Royal Bridge had more than we anticipated. Despite not having the time to take advantage of all of it, standing on that bridge was awesome. Now I hate the word awesome, but it fits today. We witnessed two specialties at Royal Gorge that are staying with me still. The first is the Royal Rush Skycoaster. On this ride, you and up to two other of your friends can get strapped into a harness and swing out 1300 feet above the Gorge. Not me, thank you! Take a look at some of the photos. I zoomed in so you can see the people. Another shot shows what they are swinging from. I read that they are swinging at 50 miles an hour!

We next witnessed a bright red helicopter come zipping over head. It banked sharply to the left, and I thought it was going to crash! Instead it dropped out of sight, and raced into the canyon right beneath the bridge. Now that's a ride! We needed to head out to meet Rich and Brian, so off we went. Not before we had to jump start my bike however, because in all the excitement, I left the key on and the bike was dead as a door nail.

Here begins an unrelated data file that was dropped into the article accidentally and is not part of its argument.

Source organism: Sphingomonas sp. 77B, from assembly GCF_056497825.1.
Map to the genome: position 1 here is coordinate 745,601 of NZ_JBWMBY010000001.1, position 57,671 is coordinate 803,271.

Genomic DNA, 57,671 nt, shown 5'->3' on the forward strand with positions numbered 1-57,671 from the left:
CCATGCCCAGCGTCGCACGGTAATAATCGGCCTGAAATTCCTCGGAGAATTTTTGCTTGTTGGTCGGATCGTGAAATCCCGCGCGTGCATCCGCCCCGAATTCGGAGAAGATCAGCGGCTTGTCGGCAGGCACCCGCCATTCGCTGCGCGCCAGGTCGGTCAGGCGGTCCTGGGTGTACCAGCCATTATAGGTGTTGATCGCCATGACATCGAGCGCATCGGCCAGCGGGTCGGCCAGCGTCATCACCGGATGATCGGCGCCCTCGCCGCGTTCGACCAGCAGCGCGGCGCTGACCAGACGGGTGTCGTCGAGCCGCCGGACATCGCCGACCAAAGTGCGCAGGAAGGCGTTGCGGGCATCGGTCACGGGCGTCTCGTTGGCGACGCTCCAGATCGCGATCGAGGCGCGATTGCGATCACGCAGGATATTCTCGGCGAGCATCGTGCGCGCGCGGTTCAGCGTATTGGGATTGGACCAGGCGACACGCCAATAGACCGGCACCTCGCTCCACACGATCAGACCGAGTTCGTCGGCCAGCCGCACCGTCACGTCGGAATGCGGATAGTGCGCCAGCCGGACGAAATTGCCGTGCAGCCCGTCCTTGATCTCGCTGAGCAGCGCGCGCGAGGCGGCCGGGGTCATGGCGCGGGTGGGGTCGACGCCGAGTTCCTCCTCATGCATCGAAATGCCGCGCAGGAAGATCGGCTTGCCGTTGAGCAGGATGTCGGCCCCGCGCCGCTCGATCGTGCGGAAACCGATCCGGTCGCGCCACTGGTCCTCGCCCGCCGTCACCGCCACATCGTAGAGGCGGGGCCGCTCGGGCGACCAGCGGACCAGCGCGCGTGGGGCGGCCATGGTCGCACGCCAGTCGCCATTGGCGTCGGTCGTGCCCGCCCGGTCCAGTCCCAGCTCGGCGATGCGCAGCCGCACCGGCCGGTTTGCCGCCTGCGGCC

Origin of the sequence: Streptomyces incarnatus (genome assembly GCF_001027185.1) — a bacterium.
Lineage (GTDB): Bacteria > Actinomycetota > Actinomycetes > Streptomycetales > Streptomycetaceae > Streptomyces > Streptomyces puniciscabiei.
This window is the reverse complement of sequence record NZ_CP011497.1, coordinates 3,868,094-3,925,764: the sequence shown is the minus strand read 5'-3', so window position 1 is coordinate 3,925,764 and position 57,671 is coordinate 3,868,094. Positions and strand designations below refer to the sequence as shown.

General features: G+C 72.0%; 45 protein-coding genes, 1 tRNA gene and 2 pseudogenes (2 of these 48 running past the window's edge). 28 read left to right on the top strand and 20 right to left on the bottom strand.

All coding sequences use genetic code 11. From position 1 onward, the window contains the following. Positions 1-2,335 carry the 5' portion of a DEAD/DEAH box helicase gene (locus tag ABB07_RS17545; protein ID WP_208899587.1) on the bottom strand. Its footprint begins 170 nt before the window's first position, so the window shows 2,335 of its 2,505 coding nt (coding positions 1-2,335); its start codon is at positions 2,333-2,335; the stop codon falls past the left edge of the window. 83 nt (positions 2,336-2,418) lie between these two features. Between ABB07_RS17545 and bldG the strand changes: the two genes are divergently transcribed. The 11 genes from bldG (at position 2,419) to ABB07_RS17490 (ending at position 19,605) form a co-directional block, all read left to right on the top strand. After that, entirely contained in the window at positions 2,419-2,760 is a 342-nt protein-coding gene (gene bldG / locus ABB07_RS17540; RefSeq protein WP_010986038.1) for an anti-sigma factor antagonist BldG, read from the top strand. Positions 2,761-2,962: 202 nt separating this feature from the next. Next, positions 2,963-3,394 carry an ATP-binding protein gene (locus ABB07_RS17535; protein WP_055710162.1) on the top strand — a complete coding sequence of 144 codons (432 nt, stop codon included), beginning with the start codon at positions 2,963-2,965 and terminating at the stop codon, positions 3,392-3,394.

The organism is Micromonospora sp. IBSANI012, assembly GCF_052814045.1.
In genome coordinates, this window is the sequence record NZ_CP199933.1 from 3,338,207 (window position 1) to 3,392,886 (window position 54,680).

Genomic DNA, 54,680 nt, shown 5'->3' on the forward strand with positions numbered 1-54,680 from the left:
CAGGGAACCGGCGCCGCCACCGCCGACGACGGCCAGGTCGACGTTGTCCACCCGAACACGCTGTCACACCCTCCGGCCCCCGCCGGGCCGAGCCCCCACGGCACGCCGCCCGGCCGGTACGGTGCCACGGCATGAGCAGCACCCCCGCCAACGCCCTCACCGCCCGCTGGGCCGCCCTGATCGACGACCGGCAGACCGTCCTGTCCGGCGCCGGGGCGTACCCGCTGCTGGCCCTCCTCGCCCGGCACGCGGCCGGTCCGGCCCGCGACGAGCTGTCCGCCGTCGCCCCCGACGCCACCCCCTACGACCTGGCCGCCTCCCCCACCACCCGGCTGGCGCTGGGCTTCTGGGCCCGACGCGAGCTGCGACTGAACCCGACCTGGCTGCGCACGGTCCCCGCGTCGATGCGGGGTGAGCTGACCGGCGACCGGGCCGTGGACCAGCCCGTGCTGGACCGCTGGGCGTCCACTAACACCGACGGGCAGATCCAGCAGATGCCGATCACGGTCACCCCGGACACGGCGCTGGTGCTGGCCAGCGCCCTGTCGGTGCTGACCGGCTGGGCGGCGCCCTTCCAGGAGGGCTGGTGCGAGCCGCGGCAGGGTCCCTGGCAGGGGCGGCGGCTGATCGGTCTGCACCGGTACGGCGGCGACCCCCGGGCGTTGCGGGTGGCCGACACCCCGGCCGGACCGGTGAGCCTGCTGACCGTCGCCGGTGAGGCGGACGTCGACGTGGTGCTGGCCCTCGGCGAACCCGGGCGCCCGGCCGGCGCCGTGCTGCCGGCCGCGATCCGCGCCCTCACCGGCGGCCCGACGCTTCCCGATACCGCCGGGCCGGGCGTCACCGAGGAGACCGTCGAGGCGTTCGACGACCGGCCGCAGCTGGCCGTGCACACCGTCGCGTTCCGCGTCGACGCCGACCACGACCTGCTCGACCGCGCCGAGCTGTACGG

After meeting up with Rich and Brian we headed off to our 2nd motel, through some serious twisties. There was one moment I had a good chuckle. We hit some road construction and needed to ride 7 miles on dirt. LEE HATES DIRT! I could practically see this in neon on the back of his head. He did well though, and made up for it in the twisties zipping out of sight in a flash!

We ended our day feasting on Mexican fare. Tomorrow we head for Rocky Mountain National Park. I'm off now for some much needed sleep.

Monday, July 21, 2008

Limping into Colorado Springs

Andy and I finally limped into Colorado Springs about 5:45 Mountain Time. Lee greeted us in the parking lot and helped Andy take the bikes off the trailer. I’ve had a few moments to look at the Jott postings, and I can see there are problems with that. I may need to speak more clearly, or there is too much background noise when I make the call. In any event, here is an over view of our non-stop trek to Colorado.